How to Write a Story? The Newbie Guide

Story Writing

Today’s article is going to be kind of a guide for newbie writers, who want to write a story, but do not know how to do that, from a writer that has got certain experience already. In this text, I have tried to mark main stages of work and to give basic recommendations for newcoming writers to avoid making rude mistakes.

It is not a secret, that when a person sits to write something for the first time and sees a blank page before their eyes, there is a total chaos in their mind as a rule. They doubtfully can imagine what they are going to do, where will their story lead and how it will end; in most part of cases newbies don’t even know the clear sequence of actions. As a writer, I know about that from my own experience, so this text was written with the only goal: to explain each newbie how to write their first story.

How Does It Usually Happen?

I’ve written my first story during the only evening. Yes, only one evening was needed for me to think out a topic, sit and write my first text without thinking or planning it at all.

Of course, this work of art was not edited at all, but was published in the internet pretty soon. The public met it there with warmth: there were much more good comments than bad ones. This happened despite the fact, that I was “driven mad” in the process of writing and the huge piece of story was devoted to past events that did not have anything to do with the main conflict of a story.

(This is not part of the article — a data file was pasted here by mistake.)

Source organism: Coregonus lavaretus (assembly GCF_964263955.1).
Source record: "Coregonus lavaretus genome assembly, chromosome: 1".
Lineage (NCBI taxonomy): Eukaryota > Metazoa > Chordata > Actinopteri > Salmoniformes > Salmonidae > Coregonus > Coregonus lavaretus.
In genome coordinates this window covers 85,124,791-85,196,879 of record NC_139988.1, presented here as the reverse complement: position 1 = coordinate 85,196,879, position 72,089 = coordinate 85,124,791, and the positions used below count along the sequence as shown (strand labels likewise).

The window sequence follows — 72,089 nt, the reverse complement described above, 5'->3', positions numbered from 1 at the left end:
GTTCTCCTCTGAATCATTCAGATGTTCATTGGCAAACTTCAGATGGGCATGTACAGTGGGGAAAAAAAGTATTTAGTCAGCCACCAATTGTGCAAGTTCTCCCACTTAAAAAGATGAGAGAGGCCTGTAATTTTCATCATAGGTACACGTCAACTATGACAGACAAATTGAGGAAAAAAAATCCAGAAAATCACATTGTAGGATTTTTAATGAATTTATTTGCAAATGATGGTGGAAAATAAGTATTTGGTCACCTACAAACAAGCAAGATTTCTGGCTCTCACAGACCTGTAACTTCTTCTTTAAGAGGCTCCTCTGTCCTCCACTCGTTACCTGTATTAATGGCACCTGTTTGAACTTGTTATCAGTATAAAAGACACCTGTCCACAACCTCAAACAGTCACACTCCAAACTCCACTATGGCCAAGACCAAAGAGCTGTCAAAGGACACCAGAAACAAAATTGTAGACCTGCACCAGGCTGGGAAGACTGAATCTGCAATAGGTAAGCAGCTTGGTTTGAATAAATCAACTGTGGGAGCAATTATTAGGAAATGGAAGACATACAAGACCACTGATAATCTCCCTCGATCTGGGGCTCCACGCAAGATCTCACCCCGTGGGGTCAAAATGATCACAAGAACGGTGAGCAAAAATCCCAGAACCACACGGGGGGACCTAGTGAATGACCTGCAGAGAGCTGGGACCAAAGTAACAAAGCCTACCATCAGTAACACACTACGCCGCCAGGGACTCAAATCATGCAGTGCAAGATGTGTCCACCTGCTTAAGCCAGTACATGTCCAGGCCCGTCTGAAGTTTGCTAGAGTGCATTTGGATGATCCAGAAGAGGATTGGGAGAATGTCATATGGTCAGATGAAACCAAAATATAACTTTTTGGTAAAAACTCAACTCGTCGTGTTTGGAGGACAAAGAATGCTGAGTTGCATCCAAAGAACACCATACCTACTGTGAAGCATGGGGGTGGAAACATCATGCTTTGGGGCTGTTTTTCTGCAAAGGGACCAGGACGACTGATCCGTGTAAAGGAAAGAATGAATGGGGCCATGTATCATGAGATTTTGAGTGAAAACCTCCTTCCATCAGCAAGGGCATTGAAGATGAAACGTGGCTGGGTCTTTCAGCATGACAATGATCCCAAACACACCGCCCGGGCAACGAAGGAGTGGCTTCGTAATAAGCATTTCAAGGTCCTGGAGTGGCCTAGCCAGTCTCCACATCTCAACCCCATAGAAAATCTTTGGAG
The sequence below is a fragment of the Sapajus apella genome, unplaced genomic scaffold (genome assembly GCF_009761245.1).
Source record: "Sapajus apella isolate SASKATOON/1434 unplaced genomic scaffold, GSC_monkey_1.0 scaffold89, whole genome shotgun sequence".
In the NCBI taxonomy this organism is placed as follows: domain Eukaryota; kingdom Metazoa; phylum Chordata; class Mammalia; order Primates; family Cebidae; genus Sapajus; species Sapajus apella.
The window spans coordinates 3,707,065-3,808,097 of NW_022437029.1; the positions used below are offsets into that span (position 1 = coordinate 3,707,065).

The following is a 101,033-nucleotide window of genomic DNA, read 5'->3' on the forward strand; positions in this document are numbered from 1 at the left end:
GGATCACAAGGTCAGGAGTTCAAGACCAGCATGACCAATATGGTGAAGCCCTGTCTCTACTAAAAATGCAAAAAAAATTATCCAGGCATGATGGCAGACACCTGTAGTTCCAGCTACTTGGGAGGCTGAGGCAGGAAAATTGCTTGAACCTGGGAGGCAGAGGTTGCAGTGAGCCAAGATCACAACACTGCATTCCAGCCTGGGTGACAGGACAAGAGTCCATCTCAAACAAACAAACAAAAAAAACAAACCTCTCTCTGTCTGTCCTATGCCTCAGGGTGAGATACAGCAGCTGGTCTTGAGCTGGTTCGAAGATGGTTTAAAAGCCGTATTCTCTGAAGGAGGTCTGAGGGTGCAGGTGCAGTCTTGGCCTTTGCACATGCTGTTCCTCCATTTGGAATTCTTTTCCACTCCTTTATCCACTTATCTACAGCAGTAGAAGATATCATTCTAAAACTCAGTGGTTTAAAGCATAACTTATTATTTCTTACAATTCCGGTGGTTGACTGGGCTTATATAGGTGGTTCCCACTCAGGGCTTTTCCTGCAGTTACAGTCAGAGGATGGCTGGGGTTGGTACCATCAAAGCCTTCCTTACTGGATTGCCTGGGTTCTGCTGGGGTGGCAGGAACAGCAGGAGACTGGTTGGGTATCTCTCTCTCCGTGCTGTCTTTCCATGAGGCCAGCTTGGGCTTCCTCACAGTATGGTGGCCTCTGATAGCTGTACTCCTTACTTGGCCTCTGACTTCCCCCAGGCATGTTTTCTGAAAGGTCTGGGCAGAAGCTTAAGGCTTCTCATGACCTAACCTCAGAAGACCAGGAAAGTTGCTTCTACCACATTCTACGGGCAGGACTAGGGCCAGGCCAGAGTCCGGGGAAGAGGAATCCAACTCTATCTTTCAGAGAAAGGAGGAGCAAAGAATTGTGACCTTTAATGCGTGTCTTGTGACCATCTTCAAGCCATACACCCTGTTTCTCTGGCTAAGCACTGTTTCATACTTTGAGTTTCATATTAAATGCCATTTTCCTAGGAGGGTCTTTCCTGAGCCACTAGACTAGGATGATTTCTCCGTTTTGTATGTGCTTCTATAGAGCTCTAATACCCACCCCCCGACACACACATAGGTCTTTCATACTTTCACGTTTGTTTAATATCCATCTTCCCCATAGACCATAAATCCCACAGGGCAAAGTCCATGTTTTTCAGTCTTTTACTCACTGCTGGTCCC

It is hard to believe now, but such a story was even admired by people in the web! Still, I wrote it without any plan, without understanding where to move it and how to finish it. There were no factors that could guarantee this adventure to become something adequate and readable.

This is why I wish you sincerely to start your first text when you have at least minimal knowledge about the process and your first writing experience could be luckier. To help you reach that, I’ve tried to clearly determine the sequence of actions you should perform before starting a story, and during writing it.


How to Write a Story?

While working on any literature work (including a story) there are three main stages that can be marked:

  • Planning;
  • Writing;
  • Editing.

If you miss or do not work on any of the stages as intended, then it is at least naive to expect getting a somehow worthy result. But when you see simple local tasks before your eyes and complete them, you can reach even the highest peak that seemed to be unreachable. Everything depends on you.